Shiant East Bank pMPA
Shiant East Bank pMPA is in the middle of the Minch, the sea which separates the Outer Hebrides from the Scottish mainland. The proposed protected features are circalittoral sands and mixed sediment communities, northern sea fan and sponge communities, and shelf banks and mounds. The site is made up of mosaics of sand and mixed sediment which support species such as worms, clams, brittlestars, crabs and starfish. Outcrops of volcanic rock provide habitat for filter feeders such as northern sea fans and sponges.
Conservation Objectives and Management Advice
The conservation objectives of this site are to conserve the features, meaning to keep the status of the features in favourable condition. This does not include where there is alteration of the feature through natural processes.
Circalittoral sands and mixed sediment communities are sensitive to physical disturbance. Northern sea fan and sponge communities are sensitive to physical disturbance, organic enrichment and siltation changes. The extent and distribution of these features should be conserved, along with the physical structure and function of the features. Also, the diversity, abundance and distribution of characteristic species should be maintained.
The management advice to achieve these conservation objectives includes:
- Limit impacts from new cables and pipelines by siting to avoid sensitive epifauna and minimising footprint;
- Exclusion of demersal mobile gear from northern sea fan and sponge communities and reduction of demersal mobile gear from circalittoral sands and mixed sediment communities;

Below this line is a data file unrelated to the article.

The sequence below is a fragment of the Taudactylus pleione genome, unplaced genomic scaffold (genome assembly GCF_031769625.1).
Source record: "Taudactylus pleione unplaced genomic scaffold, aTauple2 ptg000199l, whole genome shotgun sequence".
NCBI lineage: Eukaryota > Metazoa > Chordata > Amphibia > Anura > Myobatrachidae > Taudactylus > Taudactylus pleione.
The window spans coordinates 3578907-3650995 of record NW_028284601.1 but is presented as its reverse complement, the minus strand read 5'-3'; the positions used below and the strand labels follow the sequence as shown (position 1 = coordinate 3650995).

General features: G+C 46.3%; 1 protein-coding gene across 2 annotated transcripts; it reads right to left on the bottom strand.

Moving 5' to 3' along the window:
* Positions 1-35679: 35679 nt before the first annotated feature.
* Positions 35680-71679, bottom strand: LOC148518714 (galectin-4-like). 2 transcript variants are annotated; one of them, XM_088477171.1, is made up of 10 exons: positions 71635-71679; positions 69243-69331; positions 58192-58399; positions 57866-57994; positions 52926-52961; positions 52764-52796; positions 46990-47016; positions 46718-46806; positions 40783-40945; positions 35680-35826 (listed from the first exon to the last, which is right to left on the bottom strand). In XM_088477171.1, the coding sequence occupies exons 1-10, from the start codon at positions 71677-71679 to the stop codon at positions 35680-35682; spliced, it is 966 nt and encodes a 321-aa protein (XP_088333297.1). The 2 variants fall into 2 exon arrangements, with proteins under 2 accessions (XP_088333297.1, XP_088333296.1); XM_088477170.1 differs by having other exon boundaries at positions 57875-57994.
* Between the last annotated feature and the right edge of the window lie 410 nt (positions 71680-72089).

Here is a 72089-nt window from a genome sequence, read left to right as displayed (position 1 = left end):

- Reduction of static fishing gear from circalittoral sands and mixed sediment communities; and
- Minimising pressures from survey work through best practice.
Shelf banks and mounds may be sensitive to changes to tidal flow and physical changes to the seabed. SNH advises that the extent and distribution of the feature, functions of the feature supporting processes should be maintained. There is no management advice for shelf banks and mounds.
The geodiversity feature, Quaternary of Scotland, is highly resistant to human pressures. SNH advises that in order to conserve this feature, the extent and integrity of the feature should be maintained, functions of the feature should be maintained and the surface of the feature should be unobstructed. There is no management advice for Quaternary of Scotland.
The SEA concluded that, under the intermediate management scenario, designation of the Shiant East Bank pMPA could have a moderate beneficial impact on the environment and provide potential for future benefits. Reduction in certain fishing gears would provide moderate environmental benefits and have the potential for minor spillover benefits outside the site. The negative impacts from fishing displacement would be negligible and these will be outweighed by the benefits of reducing fishing pressures.
Table 5 shows the cost impacts from the Shiant East Bank pMPA for relevant sectors. The SEIA found that the only sectors with economic impacts, under the intermediate scenario, would be commercial fisheries and telecommunication cables. The GVA impacts are attributed to the exclusion of mobile gear from northern sea fan and sponge communities and from 20% of circalittoral sand. The gear type most affected by this is demersal trawls for Nephrops. There are also high costs to telecommunication cables under the upper scenario due to a possible need to replace a cable which currently runs through the site, and which may need to be rerouted to avoid the sensitive habitat.
Table 5: Quantified Economic Costs for the Shiant East Bank pMPA (£'000) costs discounted over assessment period (2019-2038), 2019 prices
|Sector||Lower Estimate||Intermediate Estimate||Upper Estimate|
|Commercial Fisheries (GVA)||0||177||296|